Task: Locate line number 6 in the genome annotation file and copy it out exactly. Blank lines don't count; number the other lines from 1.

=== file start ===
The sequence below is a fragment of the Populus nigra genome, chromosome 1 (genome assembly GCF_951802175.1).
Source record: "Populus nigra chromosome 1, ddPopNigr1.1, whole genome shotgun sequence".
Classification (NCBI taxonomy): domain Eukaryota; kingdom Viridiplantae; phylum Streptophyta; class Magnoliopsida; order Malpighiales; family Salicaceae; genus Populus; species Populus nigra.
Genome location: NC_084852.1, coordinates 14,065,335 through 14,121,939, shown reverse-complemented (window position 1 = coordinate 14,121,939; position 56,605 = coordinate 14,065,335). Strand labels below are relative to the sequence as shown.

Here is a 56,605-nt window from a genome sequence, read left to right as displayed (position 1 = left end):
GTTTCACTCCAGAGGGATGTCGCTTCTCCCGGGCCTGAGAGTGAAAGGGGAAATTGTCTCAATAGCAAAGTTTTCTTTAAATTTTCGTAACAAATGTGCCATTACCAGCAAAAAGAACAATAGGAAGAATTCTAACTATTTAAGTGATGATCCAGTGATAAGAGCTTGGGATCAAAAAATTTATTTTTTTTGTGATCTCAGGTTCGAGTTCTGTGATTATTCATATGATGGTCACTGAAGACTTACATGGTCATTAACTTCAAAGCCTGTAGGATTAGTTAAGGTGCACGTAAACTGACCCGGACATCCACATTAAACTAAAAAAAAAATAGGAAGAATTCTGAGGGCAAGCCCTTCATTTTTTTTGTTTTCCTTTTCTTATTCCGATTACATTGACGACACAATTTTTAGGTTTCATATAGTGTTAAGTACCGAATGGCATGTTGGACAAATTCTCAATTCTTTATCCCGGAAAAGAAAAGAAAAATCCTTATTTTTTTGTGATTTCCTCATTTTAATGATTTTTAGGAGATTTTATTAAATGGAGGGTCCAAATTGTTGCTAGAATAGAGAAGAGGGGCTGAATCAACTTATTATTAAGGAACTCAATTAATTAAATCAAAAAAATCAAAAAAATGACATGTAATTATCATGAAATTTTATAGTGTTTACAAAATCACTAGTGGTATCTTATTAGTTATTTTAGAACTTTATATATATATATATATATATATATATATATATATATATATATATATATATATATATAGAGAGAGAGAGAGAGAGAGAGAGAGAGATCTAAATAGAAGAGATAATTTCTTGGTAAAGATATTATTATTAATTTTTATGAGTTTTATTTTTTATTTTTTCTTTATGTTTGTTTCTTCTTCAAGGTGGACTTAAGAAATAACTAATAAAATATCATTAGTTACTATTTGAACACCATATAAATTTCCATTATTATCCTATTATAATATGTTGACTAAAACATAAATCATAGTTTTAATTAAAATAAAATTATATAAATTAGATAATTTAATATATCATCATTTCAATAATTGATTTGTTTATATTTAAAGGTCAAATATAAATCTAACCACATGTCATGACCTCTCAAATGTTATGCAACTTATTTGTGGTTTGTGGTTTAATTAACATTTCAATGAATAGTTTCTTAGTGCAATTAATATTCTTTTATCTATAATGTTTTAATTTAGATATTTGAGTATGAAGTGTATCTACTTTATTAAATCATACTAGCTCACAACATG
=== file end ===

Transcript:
GTTTCACTCCAGAGGGATGTCGCTTCTCCCGGGCCTGAGAGTGAAAGGGGAAATTGTCTCAATAGCAAAGTTTTCTTTAAATTTTCGTAACAAATGTGCCATTACCAGCAAAAAGAACAATAGGAAGAATTCTAACTATTTAAGTGATGATCCAGTGATAAGAGCTTGGGATCAAAAAATTTATTTTTTTTGTGATCTCAGGTTCGAGTTCTGTGATTATTCATATGATGGTCACTGAAGACTTACATGGTCATTAACTTCAAAGCCTGTAGGATTAGTTAAGGTGCACGTAAACTGACCCGGACATCCACATTAAACTAAAAAAAAAATAGGAAGAATTCTGAGGGCAAGCCCTTCATTTTTTTTGTTTTCCTTTTCTTATTCCGATTACATTGACGACACAATTTTTAGGTTTCATATAGTGTTAAGTACCGAATGGCATGTTGGACAAATTCTCAATTCTTTATCCCGGAAAAGAAAAGAAAAATCCTTATTTTTTTGTGATTTCCTCATTTTAATGATTTTTAGGAGATTTTATTAAATGGAGGGTCCAAATTGTTGCTAGAATAGAGAAGAGGGGCTGAATCAACTTATTATTAAGGAACTCAATTAATTAAATCAAAAAAATCAAAAAAATGACATGTAATTATCATGAAATTTTATAGTGTTTACAAAATCACTAGTGGTATCTTATTAGTTATTTTAGAACTTTATATATATATATATATATATATATATATATATATATATATATATATATATATATATAGAGAGAGAGAGAGAGAGAGAGAGAGAGATCTAAATAGAAGAGATAATTTCTTGGTAAAGATATTATTATTAATTTTTATGAGTTTTATTTTTTATTTTTTCTTTATGTTTGTTTCTTCTTCAAGGTGGACTTAAGAAATAACTAATAAAATATCATTAGTTACTATTTGAACACCATATAAATTTCCATTATTATCCTATTATAATATGTTGACTAAAACATAAATCATAGTTTTAATTAAAATAAAATTATATAAATTAGATAATTTAATATATCATCATTTCAATAATTGATTTGTTTATATTTAAAGGTCAAATATAAATCTAACCACATGTCATGACCTCTCAAATGTTATGCAACTTATTTGTGGTTTGTGGTTTAATTAACATTTCAATGAATAGTTTCTTAGTGCAATTAATATTCTTTTATCTATAATGTTTTAATTTAGATATTTGAGTATGAAGTGTATCTACTTTATTAAATCATACTAGCTCACAACATG